COMPOSERS: Christina Landshamer (soprano),Julian Prégardien,Kre≥imir Strazˇanac (bass-baritone),Tareq Nazmi (bass); Bavarian Radio Choir; Concerto Köln/Peter Dijkstra,Tilman Lichdi (tenor),Ulrike Malotta (mezzo)
LABELS: BR Klassik
ALBUM TITLE: Bach
WORKS: St John Passion
PERFORMER: Christina Landshamer (soprano), Ulrike Malotta (mezzo), Julian Prégardien, Tilman Lichdi (tenor), Kre≥imir Strazˇanac (bass-baritone), Tareq Nazmi (bass); Bavarian Radio Choir; Concerto Köln/Peter Dijkstra
CATALOGUE NO: BR Klassik 900909
Schumann thought the St John Passion ‘bolder, more powerful, more poetic’ than its Matthew-setting sequel and Peter Dijkstra certainly seems to agree with the first two propositions. The opening chorus whips up a maelstrom that’s angrily propulsive – almost the aural equivalent, perhaps prophetically, of a scourging. But the effect is undermined by a recorded sound that doesn’t differentiate the layers as successfully as North German Radio managed for John Eliot Gardiner’s more nuanced live broadcast performance with his Monteverdi Choir released on disc in 2011. Dijkstra’s, too, is live, but recorded over more than one performance which may account for a few improbable pauses between tracks – that opening chorus, for example, appears beached when the seconds tick by before Julian Prégardien’s commanding, intelligent, fresh-toned Evangelist finally sets the narrative ball rolling.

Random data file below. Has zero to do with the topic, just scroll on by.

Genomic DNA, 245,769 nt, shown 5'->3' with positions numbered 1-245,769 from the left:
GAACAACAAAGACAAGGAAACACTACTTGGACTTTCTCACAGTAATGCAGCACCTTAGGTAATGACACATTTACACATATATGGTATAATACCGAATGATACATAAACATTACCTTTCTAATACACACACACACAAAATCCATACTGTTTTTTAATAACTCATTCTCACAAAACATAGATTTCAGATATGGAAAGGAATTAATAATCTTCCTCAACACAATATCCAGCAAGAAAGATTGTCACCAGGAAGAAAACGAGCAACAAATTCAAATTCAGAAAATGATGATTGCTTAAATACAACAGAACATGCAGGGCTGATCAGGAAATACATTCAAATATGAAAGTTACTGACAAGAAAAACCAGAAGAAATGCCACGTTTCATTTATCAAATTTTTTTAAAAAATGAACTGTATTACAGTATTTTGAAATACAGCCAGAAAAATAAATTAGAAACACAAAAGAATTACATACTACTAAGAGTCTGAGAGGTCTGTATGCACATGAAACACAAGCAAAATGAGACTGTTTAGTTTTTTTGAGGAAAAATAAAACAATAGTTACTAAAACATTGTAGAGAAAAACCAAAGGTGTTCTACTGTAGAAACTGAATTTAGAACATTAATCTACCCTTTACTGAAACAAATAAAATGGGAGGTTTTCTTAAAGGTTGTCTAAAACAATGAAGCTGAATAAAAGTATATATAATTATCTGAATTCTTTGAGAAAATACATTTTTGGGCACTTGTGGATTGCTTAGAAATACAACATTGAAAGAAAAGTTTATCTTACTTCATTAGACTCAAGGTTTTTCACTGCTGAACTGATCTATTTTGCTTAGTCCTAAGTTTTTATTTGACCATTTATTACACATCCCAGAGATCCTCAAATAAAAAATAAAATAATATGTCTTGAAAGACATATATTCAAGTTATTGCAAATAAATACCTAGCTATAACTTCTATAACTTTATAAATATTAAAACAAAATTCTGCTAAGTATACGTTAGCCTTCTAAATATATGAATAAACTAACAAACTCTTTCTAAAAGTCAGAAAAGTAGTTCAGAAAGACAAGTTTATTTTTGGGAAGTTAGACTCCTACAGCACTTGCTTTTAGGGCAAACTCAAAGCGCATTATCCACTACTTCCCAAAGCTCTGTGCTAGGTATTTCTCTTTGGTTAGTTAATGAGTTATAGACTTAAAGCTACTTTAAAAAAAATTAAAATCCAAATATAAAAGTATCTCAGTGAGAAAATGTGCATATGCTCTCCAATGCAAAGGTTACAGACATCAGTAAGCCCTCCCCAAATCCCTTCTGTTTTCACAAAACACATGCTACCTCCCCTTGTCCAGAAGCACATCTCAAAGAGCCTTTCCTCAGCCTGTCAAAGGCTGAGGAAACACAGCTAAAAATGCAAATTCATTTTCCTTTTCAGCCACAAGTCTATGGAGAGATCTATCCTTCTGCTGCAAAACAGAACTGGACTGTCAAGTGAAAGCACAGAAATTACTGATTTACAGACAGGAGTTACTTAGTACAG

The Bavarian Radio Choir is a tightly-disciplined outfit, urgent and dramatically engaged in the crowd scenes, and Dijkstra ensures that the chattering chorus as the soldiers cast lots for Christ’s robe goes off like a gleeful firecracker. He’s well served throughout, incidentally, by the ever-attentive expertise of Concerto Köln. Among the soloists Tareq Nazmi’s Jesus is a quietly noble presence; and Kreimir Strazˇanac combines the role of Pilate with a tender account of the lute-embroidered ‘Betrachte, meine Seele’ and a ringingly resolute ‘Eilt, ihr angefochtnen Seelen’. Ulrike Malotta’s ‘Es ist vollbracht’ is beautifully controlled yet oddly detached, while best of all is Christina Landshamer’s ‘Ich folge dir gleichfalls’: effortless, light as a feather and radiating exquisite joy.